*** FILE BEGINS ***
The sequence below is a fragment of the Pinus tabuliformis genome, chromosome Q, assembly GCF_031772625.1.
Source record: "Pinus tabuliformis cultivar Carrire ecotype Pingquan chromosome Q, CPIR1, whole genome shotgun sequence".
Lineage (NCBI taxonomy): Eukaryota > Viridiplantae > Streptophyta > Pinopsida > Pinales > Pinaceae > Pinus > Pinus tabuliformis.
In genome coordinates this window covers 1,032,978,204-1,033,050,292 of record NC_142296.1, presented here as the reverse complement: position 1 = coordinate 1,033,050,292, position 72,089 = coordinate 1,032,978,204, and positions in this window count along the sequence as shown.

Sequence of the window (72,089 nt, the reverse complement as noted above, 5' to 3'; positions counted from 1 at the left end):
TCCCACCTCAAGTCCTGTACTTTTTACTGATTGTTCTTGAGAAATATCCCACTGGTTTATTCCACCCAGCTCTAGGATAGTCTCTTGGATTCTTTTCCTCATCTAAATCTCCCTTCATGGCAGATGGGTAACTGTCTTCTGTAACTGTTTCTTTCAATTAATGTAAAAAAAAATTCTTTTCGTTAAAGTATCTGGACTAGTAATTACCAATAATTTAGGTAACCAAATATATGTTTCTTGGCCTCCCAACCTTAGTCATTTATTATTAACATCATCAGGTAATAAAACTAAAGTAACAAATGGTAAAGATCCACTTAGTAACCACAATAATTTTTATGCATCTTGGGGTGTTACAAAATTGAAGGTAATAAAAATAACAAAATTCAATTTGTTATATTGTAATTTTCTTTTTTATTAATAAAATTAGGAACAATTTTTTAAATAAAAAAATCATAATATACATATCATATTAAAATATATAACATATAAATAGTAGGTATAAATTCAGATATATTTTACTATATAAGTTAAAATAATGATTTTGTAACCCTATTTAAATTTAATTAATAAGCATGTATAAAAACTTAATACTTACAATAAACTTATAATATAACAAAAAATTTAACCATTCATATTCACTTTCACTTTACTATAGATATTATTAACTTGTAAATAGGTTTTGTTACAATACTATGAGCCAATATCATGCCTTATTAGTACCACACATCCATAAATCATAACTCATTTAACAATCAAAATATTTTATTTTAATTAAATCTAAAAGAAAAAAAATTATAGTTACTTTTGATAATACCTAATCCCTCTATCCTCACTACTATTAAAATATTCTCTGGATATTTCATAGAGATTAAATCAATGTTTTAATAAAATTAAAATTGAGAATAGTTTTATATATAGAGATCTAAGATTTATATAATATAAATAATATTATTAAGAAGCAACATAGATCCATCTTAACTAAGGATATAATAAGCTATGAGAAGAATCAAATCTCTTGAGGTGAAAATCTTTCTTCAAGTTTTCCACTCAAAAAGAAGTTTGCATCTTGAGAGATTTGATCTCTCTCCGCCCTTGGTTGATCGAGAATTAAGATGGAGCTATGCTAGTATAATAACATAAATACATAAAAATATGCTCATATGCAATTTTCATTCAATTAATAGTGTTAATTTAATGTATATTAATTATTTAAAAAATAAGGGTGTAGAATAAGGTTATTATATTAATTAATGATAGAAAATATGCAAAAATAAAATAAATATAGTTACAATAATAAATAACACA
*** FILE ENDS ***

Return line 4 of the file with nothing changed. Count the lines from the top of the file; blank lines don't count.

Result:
In genome coordinates this window covers 1,032,978,204-1,033,050,292 of record NC_142296.1, presented here as the reverse complement: position 1 = coordinate 1,033,050,292, position 72,089 = coordinate 1,032,978,204, and positions in this window count along the sequence as shown.